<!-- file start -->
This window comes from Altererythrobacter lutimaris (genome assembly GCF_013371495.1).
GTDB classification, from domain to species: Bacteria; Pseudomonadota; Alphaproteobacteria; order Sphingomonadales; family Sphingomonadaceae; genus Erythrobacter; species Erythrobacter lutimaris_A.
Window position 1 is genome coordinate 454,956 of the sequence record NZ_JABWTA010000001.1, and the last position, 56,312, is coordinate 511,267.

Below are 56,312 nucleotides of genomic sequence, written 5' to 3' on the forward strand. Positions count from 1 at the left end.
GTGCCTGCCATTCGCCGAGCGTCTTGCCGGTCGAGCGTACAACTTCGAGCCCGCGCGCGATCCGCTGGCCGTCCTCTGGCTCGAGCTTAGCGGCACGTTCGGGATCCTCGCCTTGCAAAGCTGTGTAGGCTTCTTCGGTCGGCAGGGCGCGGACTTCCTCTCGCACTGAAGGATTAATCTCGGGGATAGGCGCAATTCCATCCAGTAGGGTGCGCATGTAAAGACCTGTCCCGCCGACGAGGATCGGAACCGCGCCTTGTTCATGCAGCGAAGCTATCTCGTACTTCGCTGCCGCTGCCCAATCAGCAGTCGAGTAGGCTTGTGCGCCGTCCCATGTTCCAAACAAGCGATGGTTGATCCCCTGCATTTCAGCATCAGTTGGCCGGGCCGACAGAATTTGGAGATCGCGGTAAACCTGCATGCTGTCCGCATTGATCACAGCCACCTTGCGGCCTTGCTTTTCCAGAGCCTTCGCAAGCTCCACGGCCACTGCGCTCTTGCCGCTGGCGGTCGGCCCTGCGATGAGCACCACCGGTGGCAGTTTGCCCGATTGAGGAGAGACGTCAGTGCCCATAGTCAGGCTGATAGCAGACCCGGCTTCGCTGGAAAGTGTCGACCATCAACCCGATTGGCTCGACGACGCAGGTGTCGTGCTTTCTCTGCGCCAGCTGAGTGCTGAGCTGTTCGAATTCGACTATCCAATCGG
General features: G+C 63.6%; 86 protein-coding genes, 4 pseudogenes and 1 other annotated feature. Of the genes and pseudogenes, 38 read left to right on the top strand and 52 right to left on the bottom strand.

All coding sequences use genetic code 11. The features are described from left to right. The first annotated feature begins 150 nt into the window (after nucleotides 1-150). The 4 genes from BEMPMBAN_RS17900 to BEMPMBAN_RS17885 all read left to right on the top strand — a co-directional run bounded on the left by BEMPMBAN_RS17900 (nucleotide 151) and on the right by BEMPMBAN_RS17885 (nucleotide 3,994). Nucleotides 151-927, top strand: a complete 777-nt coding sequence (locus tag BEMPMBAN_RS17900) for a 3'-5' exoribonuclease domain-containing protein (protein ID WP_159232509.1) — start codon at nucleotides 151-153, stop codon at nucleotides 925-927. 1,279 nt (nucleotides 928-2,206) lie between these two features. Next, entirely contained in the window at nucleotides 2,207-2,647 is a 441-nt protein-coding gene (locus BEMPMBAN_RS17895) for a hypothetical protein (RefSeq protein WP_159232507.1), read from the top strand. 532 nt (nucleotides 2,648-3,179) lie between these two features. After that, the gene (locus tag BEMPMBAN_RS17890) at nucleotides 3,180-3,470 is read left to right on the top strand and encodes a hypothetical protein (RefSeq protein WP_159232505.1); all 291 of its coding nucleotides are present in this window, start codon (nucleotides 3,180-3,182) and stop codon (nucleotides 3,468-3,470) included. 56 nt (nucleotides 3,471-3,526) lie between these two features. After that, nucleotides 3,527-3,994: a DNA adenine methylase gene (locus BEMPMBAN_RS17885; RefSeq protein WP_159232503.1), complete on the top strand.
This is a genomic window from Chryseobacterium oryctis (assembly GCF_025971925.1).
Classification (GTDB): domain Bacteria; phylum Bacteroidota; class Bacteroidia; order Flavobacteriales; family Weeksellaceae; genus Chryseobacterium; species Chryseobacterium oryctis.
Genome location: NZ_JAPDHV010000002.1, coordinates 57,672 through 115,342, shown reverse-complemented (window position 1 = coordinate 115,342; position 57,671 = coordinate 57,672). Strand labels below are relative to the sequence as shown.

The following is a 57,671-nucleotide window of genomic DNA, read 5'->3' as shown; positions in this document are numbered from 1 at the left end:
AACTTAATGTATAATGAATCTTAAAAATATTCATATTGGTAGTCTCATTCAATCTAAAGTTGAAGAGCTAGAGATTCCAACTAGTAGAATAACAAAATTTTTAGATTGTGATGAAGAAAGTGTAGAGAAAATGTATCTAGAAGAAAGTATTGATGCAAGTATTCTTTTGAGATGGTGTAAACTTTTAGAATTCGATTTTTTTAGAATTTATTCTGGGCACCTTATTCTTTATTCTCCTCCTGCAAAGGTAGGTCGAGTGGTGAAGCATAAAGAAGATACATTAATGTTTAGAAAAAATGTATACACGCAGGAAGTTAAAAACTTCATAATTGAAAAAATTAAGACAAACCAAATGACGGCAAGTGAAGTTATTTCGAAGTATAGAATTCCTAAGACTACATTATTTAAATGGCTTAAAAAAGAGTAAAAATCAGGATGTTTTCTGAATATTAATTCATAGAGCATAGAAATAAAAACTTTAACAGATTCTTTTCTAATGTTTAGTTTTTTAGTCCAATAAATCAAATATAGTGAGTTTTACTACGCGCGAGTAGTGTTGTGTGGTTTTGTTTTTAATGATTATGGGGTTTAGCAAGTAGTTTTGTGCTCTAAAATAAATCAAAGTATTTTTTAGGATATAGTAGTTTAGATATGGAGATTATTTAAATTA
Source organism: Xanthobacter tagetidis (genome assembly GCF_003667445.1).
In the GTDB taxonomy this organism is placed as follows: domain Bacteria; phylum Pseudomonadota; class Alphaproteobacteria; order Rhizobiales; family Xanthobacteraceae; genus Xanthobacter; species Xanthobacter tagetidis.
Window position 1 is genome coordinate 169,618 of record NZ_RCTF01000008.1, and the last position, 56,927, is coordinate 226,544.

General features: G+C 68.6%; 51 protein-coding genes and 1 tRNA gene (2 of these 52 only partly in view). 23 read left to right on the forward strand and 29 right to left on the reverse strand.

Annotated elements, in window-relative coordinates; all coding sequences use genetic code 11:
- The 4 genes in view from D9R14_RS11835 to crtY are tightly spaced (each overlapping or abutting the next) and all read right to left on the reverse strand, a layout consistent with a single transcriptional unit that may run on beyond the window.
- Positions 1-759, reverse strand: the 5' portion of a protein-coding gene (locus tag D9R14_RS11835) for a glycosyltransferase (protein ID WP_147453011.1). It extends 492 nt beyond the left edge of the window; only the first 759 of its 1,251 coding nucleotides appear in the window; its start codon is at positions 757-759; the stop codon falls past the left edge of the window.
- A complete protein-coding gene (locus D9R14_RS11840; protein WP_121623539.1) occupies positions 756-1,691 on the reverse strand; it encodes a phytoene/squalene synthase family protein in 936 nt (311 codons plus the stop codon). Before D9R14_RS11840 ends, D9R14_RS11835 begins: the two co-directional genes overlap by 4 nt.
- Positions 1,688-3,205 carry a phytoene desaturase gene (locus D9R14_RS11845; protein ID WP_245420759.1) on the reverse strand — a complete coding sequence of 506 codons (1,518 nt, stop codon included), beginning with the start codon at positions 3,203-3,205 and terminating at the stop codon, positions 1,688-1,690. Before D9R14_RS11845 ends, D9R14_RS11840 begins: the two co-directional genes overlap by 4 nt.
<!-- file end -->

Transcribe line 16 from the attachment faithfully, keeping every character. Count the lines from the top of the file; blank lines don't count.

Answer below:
General features: G+C 68.6%; 51 protein-coding genes and 1 tRNA gene (2 of these 52 only partly in view). 23 read left to right on the forward strand and 29 right to left on the reverse strand.